The Transcontinental Railroad was like the lunar moonwalk of its day. It captured everyone’s attention so much, it was said to be one of the inspirations for Jules Verne’s book Around the World in Eighty Days, and also provided the inspiration for several movies in later years.
Today, much of this original railroad line is still in use, especially the portions through the mountain ranges. While the original tracks and ties were replaced over time, the trains are still running on the routes laid out by those early survey crews and on roadbeds dug out by those early laborers. Personally, it provides me with the inspiration to take a train trip across the country. If I ever do, I will say a silent word of thanks for the men who worked so hard all those years ago to make such a daring dream a glorious reality.
Happy May, everyone. It feels as though we reached a long-awaited milestone on the calendar.
And speaking of milestones, I witnessed one yesterday which caught me totally by surprise. And for once, it had nothing to do with writing goals, or my current historical romance manuscript, or even with getting our house sold.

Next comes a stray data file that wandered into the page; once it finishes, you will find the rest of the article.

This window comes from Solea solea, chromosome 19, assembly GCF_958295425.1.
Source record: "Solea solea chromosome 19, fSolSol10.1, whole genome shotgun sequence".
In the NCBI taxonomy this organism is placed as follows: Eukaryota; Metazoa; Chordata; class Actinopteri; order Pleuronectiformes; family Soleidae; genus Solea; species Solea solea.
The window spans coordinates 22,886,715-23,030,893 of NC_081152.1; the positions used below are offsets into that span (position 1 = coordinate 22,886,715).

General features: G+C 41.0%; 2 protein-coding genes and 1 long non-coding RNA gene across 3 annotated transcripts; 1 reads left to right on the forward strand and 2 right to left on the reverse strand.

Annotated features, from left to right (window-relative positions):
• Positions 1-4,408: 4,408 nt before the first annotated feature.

You see, last summer, I saw a mama turtle deposit a batch of eggs in a hole she dug in our lawn next to our front sidewalk. When she was done, she trundled across our driveway and (I presume) through a small bit of woods to reach a pond on our neighbor’s property where we assumed she lived.
I looked up how long it should take for those eggs to hatch, and marked the date on a calendar. When the time came, I kept watch and was very disappointed when no little turtles appeared.
I was gone for a time yesterday morning and when I arrived home, I surprised a tiny little turtle, about the size of my thumb, in front of our garage. You can see how small he is by comparing him to the dandelion in the photo. When he saw me approaching, he scurried over to the mud puddle and plopped into it, no doubt hoping I couldn’t see him. (I could – the puddle wasn’t that deep. But I did admire his persistence in not moving as long as I was there.)